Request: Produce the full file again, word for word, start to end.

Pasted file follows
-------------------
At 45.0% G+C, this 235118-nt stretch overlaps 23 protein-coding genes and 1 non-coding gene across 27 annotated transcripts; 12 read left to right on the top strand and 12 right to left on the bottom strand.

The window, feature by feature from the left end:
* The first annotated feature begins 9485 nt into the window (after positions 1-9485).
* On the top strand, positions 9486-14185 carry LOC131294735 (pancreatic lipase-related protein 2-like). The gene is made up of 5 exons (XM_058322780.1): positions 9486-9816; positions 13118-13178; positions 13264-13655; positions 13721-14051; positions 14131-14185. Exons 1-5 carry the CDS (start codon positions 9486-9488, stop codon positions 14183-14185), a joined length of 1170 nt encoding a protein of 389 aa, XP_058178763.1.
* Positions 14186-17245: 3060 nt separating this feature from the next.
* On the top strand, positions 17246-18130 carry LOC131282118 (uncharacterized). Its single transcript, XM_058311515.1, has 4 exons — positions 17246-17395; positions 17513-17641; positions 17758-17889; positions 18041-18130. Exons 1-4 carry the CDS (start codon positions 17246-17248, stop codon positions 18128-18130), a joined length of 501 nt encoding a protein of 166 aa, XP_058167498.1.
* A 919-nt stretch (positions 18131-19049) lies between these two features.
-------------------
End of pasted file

At 45.0% G+C, this 235118-nt stretch overlaps 23 protein-coding genes and 1 non-coding gene across 27 annotated transcripts; 12 read left to right on the top strand and 12 right to left on the bottom strand.

The window, feature by feature from the left end:
* The first annotated feature begins 9485 nt into the window (after positions 1-9485).
* On the top strand, positions 9486-14185 carry LOC131294735 (pancreatic lipase-related protein 2-like). The gene is made up of 5 exons (XM_058322780.1): positions 9486-9816; positions 13118-13178; positions 13264-13655; positions 13721-14051; positions 14131-14185. Exons 1-5 carry the CDS (start codon positions 9486-9488, stop codon positions 14183-14185), a joined length of 1170 nt encoding a protein of 389 aa, XP_058178763.1.
* Positions 14186-17245: 3060 nt separating this feature from the next.
* On the top strand, positions 17246-18130 carry LOC131282118 (uncharacterized). Its single transcript, XM_058311515.1, has 4 exons — positions 17246-17395; positions 17513-17641; positions 17758-17889; positions 18041-18130. Exons 1-4 carry the CDS (start codon positions 17246-17248, stop codon positions 18128-18130), a joined length of 501 nt encoding a protein of 166 aa, XP_058167498.1.
* A 919-nt stretch (positions 18131-19049) lies between these two features.